Ach Merchant Account Electronic Payments
What is ACH?
ACH is the transfer of funds electronically and directly from one bank account to another for payment.
ACH Payments are the transfer of funds electronically using the Federal Reserve Banking System’s ACH Network. The ACH Network acts as a centralized electronic network connecting most US banks. This network allows for the transfer of funds to and from bank accounts and to provide reporting of those transfers. These banks have a pipeline often referred to as a Federal Line that connects them to the ACH network and thus allows for their participation. ACH stands for Automated Clearing House, the term given to that network and payment system in general.
ACH Payments, also known as electronic funds transfer (EFT), is governed by NACHA (National Automated Clearing House Association), a not-for-profit organization that promotes the system and regulates policy. Though there are private clearing houses, the Federal Reserve Banks are the largest ACH operator in the nation, collectively processing more than 80% of commercial ACH transactions.
How does it work?
The simplest and most common ACH/EFT transaction type is Debit. Example:
A merchant signs up for ACH services through an ACH Service Provider such as Check Merchant Account through an Check Processor. An ACH account allows the merchant to debit (charge) their customer’s accounts for payment of goods offered or services rendered.
The merchant offers their customer payment via ACH as an option, thus allowing for direct payment from bank account to bank account (checking or savings). As required by regulations, the customer must provide authorization in writing, giving permission to the merchant to apply the debit toward their account for the agreed upon date and amount.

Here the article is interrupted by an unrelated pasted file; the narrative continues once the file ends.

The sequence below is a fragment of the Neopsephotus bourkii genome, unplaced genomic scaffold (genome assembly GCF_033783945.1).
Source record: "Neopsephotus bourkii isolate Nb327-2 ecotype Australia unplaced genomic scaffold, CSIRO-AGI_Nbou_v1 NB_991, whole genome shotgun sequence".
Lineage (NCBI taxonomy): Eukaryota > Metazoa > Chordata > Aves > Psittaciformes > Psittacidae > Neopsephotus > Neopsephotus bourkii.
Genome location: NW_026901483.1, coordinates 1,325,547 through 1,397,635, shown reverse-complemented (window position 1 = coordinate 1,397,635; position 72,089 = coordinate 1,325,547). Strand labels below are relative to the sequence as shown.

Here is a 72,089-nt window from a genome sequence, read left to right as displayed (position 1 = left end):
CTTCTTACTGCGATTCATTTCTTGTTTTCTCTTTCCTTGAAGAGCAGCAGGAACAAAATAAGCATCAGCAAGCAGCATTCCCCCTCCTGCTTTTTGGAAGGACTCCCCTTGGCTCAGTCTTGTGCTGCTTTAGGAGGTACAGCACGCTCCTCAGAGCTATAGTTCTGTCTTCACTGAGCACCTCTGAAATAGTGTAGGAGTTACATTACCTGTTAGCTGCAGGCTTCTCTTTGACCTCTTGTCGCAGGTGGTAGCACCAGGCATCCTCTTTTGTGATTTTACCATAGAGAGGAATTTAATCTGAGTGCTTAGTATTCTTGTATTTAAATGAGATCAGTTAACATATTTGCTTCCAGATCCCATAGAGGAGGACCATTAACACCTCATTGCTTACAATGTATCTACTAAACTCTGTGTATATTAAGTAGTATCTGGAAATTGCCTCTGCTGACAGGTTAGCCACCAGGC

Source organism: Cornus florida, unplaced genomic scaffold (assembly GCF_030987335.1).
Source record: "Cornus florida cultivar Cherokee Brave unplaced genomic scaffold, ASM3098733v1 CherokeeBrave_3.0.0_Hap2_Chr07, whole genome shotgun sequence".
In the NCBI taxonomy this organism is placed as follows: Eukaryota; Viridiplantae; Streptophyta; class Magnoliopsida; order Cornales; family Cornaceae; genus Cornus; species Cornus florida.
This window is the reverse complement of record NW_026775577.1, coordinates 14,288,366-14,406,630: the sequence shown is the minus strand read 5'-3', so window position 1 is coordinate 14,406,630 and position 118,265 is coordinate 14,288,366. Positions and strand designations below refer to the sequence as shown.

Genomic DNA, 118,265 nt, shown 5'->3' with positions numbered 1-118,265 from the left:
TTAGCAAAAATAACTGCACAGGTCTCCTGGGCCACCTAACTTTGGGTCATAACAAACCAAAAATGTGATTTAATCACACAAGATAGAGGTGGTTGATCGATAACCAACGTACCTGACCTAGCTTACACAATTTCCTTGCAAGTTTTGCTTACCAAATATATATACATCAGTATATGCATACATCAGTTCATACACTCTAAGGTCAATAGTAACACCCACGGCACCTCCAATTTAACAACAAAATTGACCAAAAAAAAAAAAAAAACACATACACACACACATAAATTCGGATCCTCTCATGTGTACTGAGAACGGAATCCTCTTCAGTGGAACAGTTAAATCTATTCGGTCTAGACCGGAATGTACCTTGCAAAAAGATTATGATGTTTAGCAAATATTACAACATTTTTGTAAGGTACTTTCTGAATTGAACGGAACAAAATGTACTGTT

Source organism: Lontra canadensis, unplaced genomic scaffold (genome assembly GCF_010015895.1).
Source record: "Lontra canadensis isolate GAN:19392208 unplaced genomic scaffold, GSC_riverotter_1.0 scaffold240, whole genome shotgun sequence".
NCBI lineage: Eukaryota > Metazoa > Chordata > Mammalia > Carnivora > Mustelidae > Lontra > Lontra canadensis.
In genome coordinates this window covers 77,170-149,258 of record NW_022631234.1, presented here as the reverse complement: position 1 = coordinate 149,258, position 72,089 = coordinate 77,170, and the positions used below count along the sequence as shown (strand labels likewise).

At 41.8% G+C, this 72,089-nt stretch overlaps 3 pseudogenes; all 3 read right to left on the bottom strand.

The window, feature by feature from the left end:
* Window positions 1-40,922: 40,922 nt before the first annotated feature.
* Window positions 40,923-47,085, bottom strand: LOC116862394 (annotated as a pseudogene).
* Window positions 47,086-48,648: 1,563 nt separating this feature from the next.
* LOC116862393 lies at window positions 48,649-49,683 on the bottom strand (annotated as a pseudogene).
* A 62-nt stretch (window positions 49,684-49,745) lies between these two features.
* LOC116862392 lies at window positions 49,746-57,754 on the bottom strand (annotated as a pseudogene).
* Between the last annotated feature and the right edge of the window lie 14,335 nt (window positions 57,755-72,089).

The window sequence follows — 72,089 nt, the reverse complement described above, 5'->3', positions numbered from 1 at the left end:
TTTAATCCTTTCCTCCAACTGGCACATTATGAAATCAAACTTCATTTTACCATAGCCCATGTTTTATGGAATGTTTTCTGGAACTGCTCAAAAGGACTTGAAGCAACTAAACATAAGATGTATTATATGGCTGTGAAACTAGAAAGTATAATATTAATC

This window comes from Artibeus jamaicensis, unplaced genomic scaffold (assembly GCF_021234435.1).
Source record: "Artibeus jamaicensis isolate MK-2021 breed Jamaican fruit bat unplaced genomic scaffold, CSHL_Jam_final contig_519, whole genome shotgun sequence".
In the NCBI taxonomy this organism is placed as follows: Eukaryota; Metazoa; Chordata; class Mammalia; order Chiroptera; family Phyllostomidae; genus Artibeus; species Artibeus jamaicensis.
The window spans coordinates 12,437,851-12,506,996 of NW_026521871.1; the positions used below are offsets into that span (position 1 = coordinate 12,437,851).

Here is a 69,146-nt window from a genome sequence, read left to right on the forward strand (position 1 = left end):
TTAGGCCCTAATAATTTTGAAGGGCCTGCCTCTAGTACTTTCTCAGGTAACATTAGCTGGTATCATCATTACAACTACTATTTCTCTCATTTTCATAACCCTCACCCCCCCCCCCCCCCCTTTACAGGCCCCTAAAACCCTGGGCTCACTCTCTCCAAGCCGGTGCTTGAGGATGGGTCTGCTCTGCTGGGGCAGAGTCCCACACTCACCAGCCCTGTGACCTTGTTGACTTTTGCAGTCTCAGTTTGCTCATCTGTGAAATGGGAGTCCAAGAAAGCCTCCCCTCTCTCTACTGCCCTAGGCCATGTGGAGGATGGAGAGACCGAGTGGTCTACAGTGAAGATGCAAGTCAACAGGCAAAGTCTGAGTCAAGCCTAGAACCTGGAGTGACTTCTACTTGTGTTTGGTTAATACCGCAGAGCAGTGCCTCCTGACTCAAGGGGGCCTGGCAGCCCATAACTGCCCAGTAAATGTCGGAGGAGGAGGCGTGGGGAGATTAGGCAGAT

Using a computer with Internet access allows the merchant to access our website and login to our secure Payment Gateway using their unique Username and Password.
Once accessed, our Gateway can be used to submit a Direct Debit ACH transaction for payment.
When the sale is complete, you will be able to print the confirmation for your records.
Check processor compiles and transfers the transaction for transfer to the banks and upon acceptance by the bank, releases the funds to the merchant account for payment. Funds are released later according to the agreed upon release day of funds between the merchant and echeck processor.
Who uses ACH?
Anyone who accepts checks can use ACH.
What are the benefits of using ACH?
Anyone who wants to save the time and expense of the paper check processing model or wants an additional or cheaper alternative to credit cards can use ACH.
Examples of how ACH can provide value to you:
Direct Debit from a customer account to yours for payment on goods or services
Direct Deposit for payroll, benefits, and fees or expense allocation
Pay bills electronically from your account for utilities, loans, insurance and more
Make or collect on business to business payments
Collecting on corporate receivables
Check or e-commerce payments